Washingtonian staff solicited numerous people about vital titles for understanding Washington. No one's complete list would have been included. However: Here is the list I submitted to the folks at Washingtonian.
Best books on Washington DC
- Key Book—Great Society Subway (2006) by Zachary Schrag. Metro has been such a key element in the development of Washington and the greater Washington region. Schrag details the challenges in planning and creating Metro. Great background for puzzling over its current disfunctions.
- New work: Historic Capital: Preservation, Race, and Real Estate in Washington, D.C. by Cameron Logan. (2017) Logan explores the city-wide and neighborhood politics of the creation of Washington’s earliest historic districts.
- A classic but unread: A chorographical and statistical description of the District of Columbia: the seat of the general government of the United States by David Baillie Warden (1817). Key book to understanding what the District was like in its earliest days and why President Washington chose the area (it was not a “swamp”).
- New and worthy of note is Lost Farms and Estates of Washington, D.C. by Kim Prothro Williams (2018) to understand Washington’s agricultural past.
- This was Potomac by Frederick Tilp (1978) covers aspects of the river and the cities along it.
- Key biography: Alexander Robey Shepherd: The Man Who Built the Nation's Capital by John P. Richardson (2016). The first and only biography of a key figure in Washington, D.C. history--the second governor. Shepherd accomplished the transformation of the city lading to what we have today. He is a difficult subject for a biography—he was a man focused on accomplishment and not introspective.
- Classic memoir: The first forty years of Washington society, portrayed by the family letters of Mrs. Samuel Harrison Smith (Margaret Bayard) from the collection of her grandson, J. Henley Smith; edited by Gaillard Hunt. 1906. This is the go-to book for an insider, personal view of the early years of Washington DC.
- Best photographic book: Washington seen: a photographic history, 1875-1965 by Fredric M. Miller and Howard Gillette, Jr. 1995.
- Overall description of Washington: Washington, city and capital. By Federal writers' project. 1937. Original edition is a huge doorstop of a book but prefer it over the much-reduced later edition.
- The City of Washington: an illustrated history by the Junior League of Washington, 1992 illustrates the city’s history with many rare and otherwise unpublished images.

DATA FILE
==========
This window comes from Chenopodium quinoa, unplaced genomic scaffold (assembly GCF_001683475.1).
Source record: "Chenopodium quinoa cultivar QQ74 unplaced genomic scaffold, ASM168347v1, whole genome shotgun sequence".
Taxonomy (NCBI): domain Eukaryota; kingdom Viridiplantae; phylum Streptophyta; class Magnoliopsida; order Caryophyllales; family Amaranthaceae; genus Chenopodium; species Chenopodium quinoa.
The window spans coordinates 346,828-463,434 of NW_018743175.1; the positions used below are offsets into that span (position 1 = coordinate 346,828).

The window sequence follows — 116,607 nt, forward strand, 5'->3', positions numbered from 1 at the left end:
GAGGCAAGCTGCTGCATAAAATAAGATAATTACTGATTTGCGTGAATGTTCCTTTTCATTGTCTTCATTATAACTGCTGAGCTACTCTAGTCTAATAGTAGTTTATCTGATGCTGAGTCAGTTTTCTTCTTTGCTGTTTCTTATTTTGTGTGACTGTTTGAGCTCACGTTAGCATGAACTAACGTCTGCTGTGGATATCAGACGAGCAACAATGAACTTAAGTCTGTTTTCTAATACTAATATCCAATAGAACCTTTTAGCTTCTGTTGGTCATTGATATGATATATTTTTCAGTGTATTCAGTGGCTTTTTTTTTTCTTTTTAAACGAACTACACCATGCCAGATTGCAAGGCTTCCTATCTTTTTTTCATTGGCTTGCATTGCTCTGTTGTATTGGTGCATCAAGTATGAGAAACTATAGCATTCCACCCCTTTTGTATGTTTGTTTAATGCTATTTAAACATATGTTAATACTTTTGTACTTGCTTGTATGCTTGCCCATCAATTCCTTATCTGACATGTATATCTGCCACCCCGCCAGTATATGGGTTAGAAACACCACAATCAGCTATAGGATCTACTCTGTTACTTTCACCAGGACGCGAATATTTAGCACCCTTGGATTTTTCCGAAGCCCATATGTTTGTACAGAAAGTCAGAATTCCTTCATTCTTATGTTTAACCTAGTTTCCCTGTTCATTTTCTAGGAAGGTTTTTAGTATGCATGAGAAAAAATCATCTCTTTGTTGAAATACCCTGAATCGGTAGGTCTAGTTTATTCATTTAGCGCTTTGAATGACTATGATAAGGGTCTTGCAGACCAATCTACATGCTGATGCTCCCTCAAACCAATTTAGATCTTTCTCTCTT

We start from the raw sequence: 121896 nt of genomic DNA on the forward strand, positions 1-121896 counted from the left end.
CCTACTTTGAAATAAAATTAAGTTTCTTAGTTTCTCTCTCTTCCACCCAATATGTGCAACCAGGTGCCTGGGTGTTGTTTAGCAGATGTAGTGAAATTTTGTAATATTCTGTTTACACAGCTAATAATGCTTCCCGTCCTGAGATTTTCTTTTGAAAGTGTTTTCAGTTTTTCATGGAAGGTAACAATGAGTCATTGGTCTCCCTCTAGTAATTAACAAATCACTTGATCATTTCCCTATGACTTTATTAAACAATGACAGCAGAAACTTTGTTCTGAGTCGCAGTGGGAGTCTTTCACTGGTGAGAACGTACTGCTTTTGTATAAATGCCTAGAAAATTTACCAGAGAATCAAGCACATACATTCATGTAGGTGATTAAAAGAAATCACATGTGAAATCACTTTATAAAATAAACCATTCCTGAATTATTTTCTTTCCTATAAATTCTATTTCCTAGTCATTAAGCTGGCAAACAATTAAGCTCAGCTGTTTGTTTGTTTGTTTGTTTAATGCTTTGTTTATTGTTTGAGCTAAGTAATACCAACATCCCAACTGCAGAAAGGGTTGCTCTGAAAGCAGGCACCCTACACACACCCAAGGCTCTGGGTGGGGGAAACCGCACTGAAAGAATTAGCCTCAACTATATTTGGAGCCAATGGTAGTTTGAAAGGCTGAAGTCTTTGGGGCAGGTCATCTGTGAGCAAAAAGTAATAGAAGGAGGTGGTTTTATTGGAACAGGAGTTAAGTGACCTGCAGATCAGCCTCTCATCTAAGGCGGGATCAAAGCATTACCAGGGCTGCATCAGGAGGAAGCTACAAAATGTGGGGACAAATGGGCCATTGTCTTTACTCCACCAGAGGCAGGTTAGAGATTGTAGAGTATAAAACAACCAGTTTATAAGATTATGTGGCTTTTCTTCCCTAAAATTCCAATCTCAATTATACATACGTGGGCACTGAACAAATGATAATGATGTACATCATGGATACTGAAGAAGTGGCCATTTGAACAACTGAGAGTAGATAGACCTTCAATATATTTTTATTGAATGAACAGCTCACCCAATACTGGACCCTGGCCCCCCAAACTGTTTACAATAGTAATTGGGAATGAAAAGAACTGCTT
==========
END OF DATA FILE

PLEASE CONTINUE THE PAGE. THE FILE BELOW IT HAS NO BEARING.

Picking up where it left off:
- Overlooked classic: The District of Columbia, its government and administration, by Laurence F. Schmeckebier, 1928. This might sound yawn-inducing but packed in its nearly 1,000 pages is an unequalled detail on the intricacies District government of the day and how it got to that point, including a history of every department.
- Overlooked history: Washington during Civil War and Reconstruction by Robert Harrison. Best book on Civil War and Reconstruction Washington—overlooked because it was published posthumously and has never received its due publicity.
- Washington odyssey: a multicultural history of the nation's capital, 2003 is the only book about Washington’s ethnic communities over time.
- Grand Avenues: The Story of Pierre Charles L'Enfant, the French Visionary Who Designed Washington, D.C. Scott W. Berg (2008). Key book on L’Enfant and the design of Washington.
- Civic Art: a centennial history of the U.S. Commission of Fine Arts—pair this with the National Capital Planning Commission’s Worthy of the Nation (2nd edition) and add Between justice and beauty: race, planning, and the failure of urban policy in Washington, D.C. by Howard Gillette, Jr. (1995) to understand the agencies responsible for much of the urban planning in Washington through the 20th century.
- Washington by Constance McLaughlin Green (2 volumes-- Washington, Village and Capital, 1800–1878 and Washington: Capital City, 1879-1950) Still the only detailed history of Washington from its beginnings. [-- but it should be read in conjunction wih several others: A History of the National Capital from Its Foundation Through the Period of the Adoption of the Organic Act by Wilhelmus Bogart Bryan; Origin and Government of the District of Columbia by William Tindall; Washington, past and present; a history (1930) -- added since-Ed.]